CSS Animation – Traditional Analog Animation
Animation techniques are abundant, from hand drawn to claymation, all the way to mechanical dinosaurs. Let’s explore all of them in this article.
Animation is an ever-evolving medium. It started as a hand drawn medium but with the advent of film and later computer technology, techniques have become abundant.
At this point, we’re literally only “limited by our imagination.”
In this article, let’s explore how animation evolved throughout the ages, from being hand drawn to animating large, fantastics beasts, such as dinosaurs.
Traditional animation, also referred to as hand-drawn animation, is the oldest form of animation.
Traditional animators draw character, layout, and background on paper. Movement is created by slightly modifying each drawing from the one before it and the one after it.
Before computer animation, traditional animation technique dominated the animated cinema industry.
Earliest form of traditional animation:
- Pauvre Pierrot (or Poor Pete) by Charles-Émile Reynaud (1892).
- Humorous Phases of Funny Faces by J. Stuart Blackton (1906).
- Fantasmagorie by Émile Cohl (1908).
In the 1910s, animations were referred to as Cartoons, and were shown before feature film screenings.
Starting from the 1930s, animators at Walt Disney popularized hand drawing on clear celluloid sheets or “cels”, placing them over a painted background, and thus the Cel animation technique was born.
This form of animation was standard practice in the 1950s, 1960s through to the 1980s.
Early animated feature films using cel animation:
- The Adventures of Prince Achmed (known as Die Abenteuer des Prinzen Achmed in German) (1926)
- Snow White and the Seven Dwarfs (1937)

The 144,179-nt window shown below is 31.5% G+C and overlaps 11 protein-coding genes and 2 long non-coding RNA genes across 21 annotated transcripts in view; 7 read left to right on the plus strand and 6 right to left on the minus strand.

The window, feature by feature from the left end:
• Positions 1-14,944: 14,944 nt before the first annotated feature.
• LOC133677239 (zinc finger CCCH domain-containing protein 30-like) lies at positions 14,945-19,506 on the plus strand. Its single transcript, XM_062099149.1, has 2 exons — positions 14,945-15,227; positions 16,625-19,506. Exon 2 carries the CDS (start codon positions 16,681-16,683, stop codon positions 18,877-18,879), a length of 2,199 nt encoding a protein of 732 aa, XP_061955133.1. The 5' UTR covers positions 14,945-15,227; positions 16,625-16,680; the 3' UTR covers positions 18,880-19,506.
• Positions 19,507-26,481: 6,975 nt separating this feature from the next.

- Momotaro: Sacred Sailors (1945)
- Garbancito de la Mancha (1945)
- Sleeping Beauty (1959)
Let’s see a different type of animation in the next section.
Animatronics are used to give figures or mechanical puppets life-like motion and expression. It is a multidisciplinary field integrating puppetry, anatomy, and mechatronics. Animatronics utilizes motion actuators and similar devices to imitate muscle movements and create realistic motions.
If you’ve visited Disneyland, Disney World, Universal Studio theme parks, there’s a high chance you’ve seen animatronics in action.
Disney rides such as the “Enchanted Tiki Room,” “Pirates of the Caribbean,” and “Splash Mountain” are a few examples of rides that include them.
Universal Studios “The Wizarding World of Harry Potter™” used this technology.
Movies such as “Jurassic Park,” “E.T. the Extraterrestrial,” and “King Kong” helped make animatronics famous.
“Jaws” and “Gremlins” and even Jabba the Hutt in the original Star Wars films used animatronics.
Animatronics are used in commercial spaces, such as shopping malls, movie theaters, delighting customers.